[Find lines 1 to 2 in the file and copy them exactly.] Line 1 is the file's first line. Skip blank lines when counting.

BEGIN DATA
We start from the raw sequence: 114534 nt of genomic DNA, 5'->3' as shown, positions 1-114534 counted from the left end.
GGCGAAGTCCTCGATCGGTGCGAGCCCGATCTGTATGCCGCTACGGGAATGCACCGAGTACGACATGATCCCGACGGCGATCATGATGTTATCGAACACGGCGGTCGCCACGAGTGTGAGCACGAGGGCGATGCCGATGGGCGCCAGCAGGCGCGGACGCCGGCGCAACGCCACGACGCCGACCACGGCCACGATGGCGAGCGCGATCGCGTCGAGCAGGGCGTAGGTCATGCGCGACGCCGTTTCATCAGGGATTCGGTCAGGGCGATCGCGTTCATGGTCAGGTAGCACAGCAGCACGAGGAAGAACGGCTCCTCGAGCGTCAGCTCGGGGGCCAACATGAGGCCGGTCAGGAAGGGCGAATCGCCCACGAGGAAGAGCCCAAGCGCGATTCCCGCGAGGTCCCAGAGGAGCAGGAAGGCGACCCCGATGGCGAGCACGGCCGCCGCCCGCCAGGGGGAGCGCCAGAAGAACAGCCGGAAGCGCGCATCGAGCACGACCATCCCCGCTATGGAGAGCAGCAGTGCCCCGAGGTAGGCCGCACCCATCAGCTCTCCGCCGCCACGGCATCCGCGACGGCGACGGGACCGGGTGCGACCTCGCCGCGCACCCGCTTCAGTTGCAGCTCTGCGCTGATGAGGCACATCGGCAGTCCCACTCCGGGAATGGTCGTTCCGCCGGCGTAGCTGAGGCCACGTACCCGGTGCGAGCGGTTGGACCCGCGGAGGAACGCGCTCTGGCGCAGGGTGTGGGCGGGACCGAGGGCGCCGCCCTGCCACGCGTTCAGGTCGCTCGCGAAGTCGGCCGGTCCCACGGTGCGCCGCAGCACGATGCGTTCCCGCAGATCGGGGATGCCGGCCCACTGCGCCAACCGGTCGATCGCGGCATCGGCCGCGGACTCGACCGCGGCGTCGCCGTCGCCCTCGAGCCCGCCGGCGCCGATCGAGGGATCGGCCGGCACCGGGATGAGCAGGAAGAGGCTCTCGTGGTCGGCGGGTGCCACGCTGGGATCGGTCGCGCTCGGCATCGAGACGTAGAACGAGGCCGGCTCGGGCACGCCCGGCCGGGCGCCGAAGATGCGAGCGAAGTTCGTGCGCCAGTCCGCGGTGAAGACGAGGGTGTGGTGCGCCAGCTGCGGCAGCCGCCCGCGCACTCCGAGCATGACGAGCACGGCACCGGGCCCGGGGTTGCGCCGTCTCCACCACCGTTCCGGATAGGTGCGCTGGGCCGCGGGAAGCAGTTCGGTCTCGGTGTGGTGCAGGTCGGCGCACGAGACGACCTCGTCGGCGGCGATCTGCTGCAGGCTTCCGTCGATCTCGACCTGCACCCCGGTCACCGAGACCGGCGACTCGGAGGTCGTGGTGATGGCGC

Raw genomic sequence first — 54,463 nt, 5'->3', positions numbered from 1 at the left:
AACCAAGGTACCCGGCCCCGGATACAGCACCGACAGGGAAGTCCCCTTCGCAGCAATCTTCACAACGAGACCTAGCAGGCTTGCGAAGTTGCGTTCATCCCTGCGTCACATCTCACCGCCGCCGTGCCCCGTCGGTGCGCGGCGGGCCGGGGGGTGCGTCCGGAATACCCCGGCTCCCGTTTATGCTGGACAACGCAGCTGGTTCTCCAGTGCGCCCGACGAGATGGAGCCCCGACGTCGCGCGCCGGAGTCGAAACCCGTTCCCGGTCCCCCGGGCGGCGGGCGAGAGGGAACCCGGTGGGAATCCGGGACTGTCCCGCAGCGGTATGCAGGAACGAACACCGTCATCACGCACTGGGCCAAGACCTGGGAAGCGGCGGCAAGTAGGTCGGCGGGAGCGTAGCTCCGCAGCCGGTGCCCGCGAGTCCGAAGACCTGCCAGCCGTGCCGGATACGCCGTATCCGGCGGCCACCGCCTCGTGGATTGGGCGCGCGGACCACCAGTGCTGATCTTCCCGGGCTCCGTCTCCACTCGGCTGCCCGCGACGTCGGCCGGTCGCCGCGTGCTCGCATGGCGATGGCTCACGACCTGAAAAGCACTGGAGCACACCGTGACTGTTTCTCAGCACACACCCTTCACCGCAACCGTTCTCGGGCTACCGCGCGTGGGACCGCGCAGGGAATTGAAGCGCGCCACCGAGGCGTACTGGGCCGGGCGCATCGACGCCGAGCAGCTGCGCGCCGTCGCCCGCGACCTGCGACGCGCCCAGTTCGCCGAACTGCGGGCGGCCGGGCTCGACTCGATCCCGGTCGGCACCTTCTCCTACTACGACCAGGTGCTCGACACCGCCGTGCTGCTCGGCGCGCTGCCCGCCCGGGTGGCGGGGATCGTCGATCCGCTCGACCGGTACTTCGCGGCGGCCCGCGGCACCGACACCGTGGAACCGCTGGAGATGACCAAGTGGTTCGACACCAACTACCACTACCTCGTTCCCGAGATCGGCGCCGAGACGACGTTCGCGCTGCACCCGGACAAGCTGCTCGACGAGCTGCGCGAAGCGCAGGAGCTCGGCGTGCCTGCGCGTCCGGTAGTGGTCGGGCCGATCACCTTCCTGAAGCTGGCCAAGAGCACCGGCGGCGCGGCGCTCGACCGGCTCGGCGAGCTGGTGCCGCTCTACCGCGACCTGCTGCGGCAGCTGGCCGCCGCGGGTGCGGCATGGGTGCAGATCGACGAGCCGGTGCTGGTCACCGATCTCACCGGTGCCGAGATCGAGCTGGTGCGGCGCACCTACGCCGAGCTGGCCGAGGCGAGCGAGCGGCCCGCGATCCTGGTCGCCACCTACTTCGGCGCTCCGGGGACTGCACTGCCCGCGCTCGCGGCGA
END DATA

We start from the raw sequence: 114534 nt of genomic DNA, 5'->3' as shown, positions 1-114534 counted from the left end.
GGCGAAGTCCTCGATCGGTGCGAGCCCGATCTGTATGCCGCTACGGGAATGCACCGAGTACGACATGATCCCGACGGCGATCATGATGTTATCGAACACGGCGGTCGCCACGAGTGTGAGCACGAGGGCGATGCCGATGGGCGCCAGCAGGCGCGGACGCCGGCGCAACGCCACGACGCCGACCACGGCCACGATGGCGAGCGCGATCGCGTCGAGCAGGGCGTAGGTCATGCGCGACGCCGTTTCATCAGGGATTCGGTCAGGGCGATCGCGTTCATGGTCAGGTAGCACAGCAGCACGAGGAAGAACGGCTCCTCGAGCGTCAGCTCGGGGGCCAACATGAGGCCGGTCAGGAAGGGCGAATCGCCCACGAGGAAGAGCCCAAGCGCGATTCCCGCGAGGTCCCAGAGGAGCAGGAAGGCGACCCCGATGGCGAGCACGGCCGCCGCCCGCCAGGGGGAGCGCCAGAAGAACAGCCGGAAGCGCGCATCGAGCACGACCATCCCCGCTATGGAGAGCAGCAGTGCCCCGAGGTAGGCCGCACCCATCAGCTCTCCGCCGCCACGGCATCCGCGACGGCGACGGGACCGGGTGCGACCTCGCCGCGCACCCGCTTCAGTTGCAGCTCTGCGCTGATGAGGCACATCGGCAGTCCCACTCCGGGAATGGTCGTTCCGCCGGCGTAGCTGAGGCCACGTACCCGGTGCGAGCGGTTGGACCCGCGGAGGAACGCGCTCTGGCGCAGGGTGTGGGCGGGACCGAGGGCGCCGCCCTGCCACGCGTTCAGGTCGCTCGCGAAGTCGGCCGGTCCCACGGTGCGCCGCAGCACGATGCGTTCCCGCAGATCGGGGATGCCGGCCCACTGCGCCAACCGGTCGATCGCGGCATCGGCCGCGGACTCGACCGCGGCGTCGCCGTCGCCCTCGAGCCCGCCGGCGCCGATCGAGGGATCGGCCGGCACCGGGATGAGCAGGAAGAGGCTCTCGTGGTCGGCGGGTGCCACGCTGGGATCGGTCGCGCTCGGCATCGAGACGTAGAACGAGGCCGGCTCGGGCACGCCCGGCCGGGCGCCGAAGATGCGAGCGAAGTTCGTGCGCCAGTCCGCGGTGAAGACGAGGGTGTGGTGCGCCAGCTGCGGCAGCCGCCCGCGCACTCCGAGCATGACGAGCACGGCACCGGGCCCGGGGTTGCGCCGTCTCCACCACCGTTCCGGATAGGTGCGCTGGGCCGCGGGAAGCAGTTCGGTCTCGGTGTGGTGCAGGTCGGCGCACGAGACGACCTCGTCGGCGGCGATCTGCTGCAGGCTTCCGTCGATCTCGACCTGCACCCCGGTCACCGAGACCGGCGACTCGGAGGTCGTGGTGATGGCGC